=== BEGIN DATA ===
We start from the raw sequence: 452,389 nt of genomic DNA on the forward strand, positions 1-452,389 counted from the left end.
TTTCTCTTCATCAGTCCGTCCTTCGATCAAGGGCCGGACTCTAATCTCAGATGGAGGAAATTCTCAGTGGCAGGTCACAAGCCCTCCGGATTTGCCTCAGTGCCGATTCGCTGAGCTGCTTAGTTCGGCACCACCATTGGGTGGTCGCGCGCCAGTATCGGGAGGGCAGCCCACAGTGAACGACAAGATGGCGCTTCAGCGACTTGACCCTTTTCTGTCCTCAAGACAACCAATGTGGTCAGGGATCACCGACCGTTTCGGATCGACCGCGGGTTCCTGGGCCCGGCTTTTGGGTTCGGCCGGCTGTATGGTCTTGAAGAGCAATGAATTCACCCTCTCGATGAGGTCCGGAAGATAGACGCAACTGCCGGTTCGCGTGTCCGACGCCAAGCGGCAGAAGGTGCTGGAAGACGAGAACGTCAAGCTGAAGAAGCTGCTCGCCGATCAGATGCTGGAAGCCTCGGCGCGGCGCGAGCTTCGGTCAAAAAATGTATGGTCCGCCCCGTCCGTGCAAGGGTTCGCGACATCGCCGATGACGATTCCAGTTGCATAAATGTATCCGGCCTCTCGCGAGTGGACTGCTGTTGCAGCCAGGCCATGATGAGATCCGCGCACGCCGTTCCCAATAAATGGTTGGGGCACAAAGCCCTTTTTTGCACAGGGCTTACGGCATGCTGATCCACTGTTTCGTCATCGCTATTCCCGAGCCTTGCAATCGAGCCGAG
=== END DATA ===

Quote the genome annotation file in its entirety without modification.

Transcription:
We start from the raw sequence: 452,389 nt of genomic DNA on the forward strand, positions 1-452,389 counted from the left end.
TTTCTCTTCATCAGTCCGTCCTTCGATCAAGGGCCGGACTCTAATCTCAGATGGAGGAAATTCTCAGTGGCAGGTCACAAGCCCTCCGGATTTGCCTCAGTGCCGATTCGCTGAGCTGCTTAGTTCGGCACCACCATTGGGTGGTCGCGCGCCAGTATCGGGAGGGCAGCCCACAGTGAACGACAAGATGGCGCTTCAGCGACTTGACCCTTTTCTGTCCTCAAGACAACCAATGTGGTCAGGGATCACCGACCGTTTCGGATCGACCGCGGGTTCCTGGGCCCGGCTTTTGGGTTCGGCCGGCTGTATGGTCTTGAAGAGCAATGAATTCACCCTCTCGATGAGGTCCGGAAGATAGACGCAACTGCCGGTTCGCGTGTCCGACGCCAAGCGGCAGAAGGTGCTGGAAGACGAGAACGTCAAGCTGAAGAAGCTGCTCGCCGATCAGATGCTGGAAGCCTCGGCGCGGCGCGAGCTTCGGTCAAAAAATGTATGGTCCGCCCCGTCCGTGCAAGGGTTCGCGACATCGCCGATGACGATTCCAGTTGCATAAATGTATCCGGCCTCTCGCGAGTGGACTGCTGTTGCAGCCAGGCCATGATGAGATCCGCGCACGCCGTTCCCAATAAATGGTTGGGGCACAAAGCCCTTTTTTGCACAGGGCTTACGGCATGCTGATCCACTGTTTCGTCATCGCTATTCCCGAGCCTTGCAATCGAGCCGAG